This blog is brought to you by Autumn Dae Miller, Ph.D. Autumn likes to celebrate the season by wearing a giant squirrel costume, but faux fur isn’t on the list of KenCrest approved work apparel so she’ll have to save that for a family event.

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Gluten Free Thanksgiving Dessert

With the countless options on the table at Thanksgiving, including dessert, we offer you a gluten free one !

GLUTEN-FREE
MAPLE VANILLA BEAN APPLE PIE

INGREDIENTS

Use organic ingredients where possible.
6 large Granny Smith apples

  • Juice from 1 lemon
  • 3 tablespoons sweet rice flour
  • ¼ cup maple syrup
  • ¼ cup sorghum syrup
  • 2 teaspoons Frontier® cinnamon
  • ½ teaspoon Frontier® nutmeg
  • ¼ teaspoon Frontier® cloves
  • 1 Frontier® vanilla bean

Crust

  • 1 ½ cups oats
  • 1 ½ cups pecans
  • 2 tablespoons butter
  • ¼ cup brown rice syrup
  • ¼ teaspoon sea salt

Crumble Topping

  • 1/3 cup organic cane sugar
  • ¼ cup butter

DIRECTIONS

  • A few hours or the night before, peel and slice apples
    into even, ¼-inch thick slices and toss with lemon juice and flour.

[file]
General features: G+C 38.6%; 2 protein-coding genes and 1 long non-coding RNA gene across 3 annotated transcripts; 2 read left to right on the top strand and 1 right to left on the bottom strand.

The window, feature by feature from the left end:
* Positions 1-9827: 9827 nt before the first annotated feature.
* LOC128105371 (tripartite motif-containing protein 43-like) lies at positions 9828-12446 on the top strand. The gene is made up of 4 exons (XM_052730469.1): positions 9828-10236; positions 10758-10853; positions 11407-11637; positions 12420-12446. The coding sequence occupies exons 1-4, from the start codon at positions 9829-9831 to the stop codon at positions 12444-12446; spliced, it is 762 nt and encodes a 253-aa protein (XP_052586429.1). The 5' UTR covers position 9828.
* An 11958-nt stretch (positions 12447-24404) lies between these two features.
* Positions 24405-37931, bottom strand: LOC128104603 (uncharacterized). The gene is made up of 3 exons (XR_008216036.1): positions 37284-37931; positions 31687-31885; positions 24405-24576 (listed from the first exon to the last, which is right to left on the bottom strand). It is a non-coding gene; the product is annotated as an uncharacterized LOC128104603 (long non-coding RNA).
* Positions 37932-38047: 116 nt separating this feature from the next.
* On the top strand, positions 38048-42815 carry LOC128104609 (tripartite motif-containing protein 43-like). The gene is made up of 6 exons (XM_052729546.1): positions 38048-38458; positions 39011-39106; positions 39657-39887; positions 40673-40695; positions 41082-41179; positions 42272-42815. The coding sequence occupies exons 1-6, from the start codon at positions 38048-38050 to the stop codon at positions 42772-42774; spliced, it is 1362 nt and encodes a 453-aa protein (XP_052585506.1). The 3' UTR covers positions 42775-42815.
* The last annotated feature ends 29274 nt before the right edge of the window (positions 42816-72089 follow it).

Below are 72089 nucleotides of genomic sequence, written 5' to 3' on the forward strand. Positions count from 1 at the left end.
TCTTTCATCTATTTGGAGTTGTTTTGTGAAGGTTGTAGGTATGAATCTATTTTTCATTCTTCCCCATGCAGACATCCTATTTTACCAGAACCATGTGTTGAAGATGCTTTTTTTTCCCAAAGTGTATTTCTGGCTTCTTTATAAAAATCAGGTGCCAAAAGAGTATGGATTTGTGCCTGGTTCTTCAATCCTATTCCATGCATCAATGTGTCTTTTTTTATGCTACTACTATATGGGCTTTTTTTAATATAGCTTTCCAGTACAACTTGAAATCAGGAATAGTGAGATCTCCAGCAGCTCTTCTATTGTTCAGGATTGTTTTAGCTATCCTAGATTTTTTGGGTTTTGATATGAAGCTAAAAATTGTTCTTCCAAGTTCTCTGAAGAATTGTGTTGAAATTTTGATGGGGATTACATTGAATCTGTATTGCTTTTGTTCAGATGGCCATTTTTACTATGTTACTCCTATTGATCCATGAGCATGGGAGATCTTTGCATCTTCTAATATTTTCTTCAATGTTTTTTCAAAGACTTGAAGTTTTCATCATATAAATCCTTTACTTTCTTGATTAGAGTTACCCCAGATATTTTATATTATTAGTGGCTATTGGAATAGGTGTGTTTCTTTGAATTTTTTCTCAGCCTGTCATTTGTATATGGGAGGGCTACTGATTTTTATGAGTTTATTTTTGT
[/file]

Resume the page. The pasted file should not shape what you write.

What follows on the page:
• In a small pot, combine maple syrup, sorghum syrup,
    cinnamon, nutmeg and cloves. Split the vanilla bean in half and scrape out the
    vanilla into the pot as well. Heat over low until warm and starting to bubble
    around the edges, whisking occasionally. Pour over apples and toss until apples
    are coated. Cover and set aside. If overnight, store in the refrigerator.
  • When ready to bake the pie, preheat oven to 375 degrees
    and lightly grease a 9-inch pie pan.
  • In a food processor, pulse oats to a coarse flour
    consistency. Remove oats and place pecans in the food processor, pulsing again,
    to resemble coarse meal but careful not to make nut butter. Add oats back into
    the food processor along with butter, salt and brown rice syrup. Pulse mixture
    a few more times until it is well combined and starts to form a ball.
  • Take the oat mixture and press into the pie pan to form
    the crust. Bake the crust for 12 to 15 minutes until set and lightly brown.
    Remove crust from oven and add filling.
  • To make crumble, place ¾ cup oats in a food processor and
    pulse until it resembles coarse flour. Add the sugar, remaining oats and
    butter. Pulse until everything is just combined. Sprinkle and pat crumble over
    the filling.
  • Bake pie until filling is bubbling and the crumble is
    browning, 45-55 minutes. Transfer pie to a rack and let cool before serving.

Note:
Ensuring the apple slices are the same thickness will help the pie bake and set
well. Using a mandolin or apple peeler can help with this task.

Sources:

http://www.frontiercoop.com

Living Without, December/January 2014